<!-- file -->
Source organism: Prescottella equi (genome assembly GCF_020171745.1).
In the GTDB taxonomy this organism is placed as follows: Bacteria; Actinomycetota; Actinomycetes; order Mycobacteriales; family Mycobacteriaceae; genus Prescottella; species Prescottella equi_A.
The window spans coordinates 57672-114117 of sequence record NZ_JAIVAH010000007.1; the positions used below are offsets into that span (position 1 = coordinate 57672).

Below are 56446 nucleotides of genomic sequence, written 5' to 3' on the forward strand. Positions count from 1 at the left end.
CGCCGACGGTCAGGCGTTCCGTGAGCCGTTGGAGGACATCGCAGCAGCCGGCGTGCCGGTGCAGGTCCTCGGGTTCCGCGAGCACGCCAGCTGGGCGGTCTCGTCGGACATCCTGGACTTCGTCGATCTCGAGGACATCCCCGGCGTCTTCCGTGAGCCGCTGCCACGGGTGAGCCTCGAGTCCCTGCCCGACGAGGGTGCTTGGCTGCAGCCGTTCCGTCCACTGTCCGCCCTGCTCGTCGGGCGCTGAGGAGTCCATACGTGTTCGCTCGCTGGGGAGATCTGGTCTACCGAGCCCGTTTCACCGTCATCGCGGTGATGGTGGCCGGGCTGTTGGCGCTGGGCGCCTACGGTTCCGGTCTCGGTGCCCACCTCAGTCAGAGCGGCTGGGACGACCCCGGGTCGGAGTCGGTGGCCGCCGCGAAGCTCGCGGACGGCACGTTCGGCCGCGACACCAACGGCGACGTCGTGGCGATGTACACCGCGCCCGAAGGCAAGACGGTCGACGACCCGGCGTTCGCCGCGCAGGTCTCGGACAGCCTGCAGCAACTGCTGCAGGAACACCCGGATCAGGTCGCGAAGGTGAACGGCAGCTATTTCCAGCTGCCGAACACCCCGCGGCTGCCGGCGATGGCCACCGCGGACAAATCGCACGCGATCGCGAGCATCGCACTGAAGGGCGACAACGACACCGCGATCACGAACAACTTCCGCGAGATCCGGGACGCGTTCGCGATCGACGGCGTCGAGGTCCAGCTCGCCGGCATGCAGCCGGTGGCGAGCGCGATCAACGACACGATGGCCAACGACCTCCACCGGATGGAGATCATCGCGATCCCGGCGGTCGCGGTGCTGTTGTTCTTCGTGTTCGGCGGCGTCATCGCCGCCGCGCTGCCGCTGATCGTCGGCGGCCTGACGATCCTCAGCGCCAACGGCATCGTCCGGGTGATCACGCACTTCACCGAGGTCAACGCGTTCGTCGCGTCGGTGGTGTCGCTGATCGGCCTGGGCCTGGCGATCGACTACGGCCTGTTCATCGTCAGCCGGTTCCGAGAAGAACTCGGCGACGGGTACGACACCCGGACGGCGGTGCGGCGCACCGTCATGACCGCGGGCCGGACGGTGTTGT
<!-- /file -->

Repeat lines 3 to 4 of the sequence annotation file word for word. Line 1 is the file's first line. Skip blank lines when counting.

The window spans coordinates 57672-114117 of sequence record NZ_JAIVAH010000007.1; the positions used below are offsets into that span (position 1 = coordinate 57672).

Below are 56446 nucleotides of genomic sequence, written 5' to 3' on the forward strand. Positions count from 1 at the left end.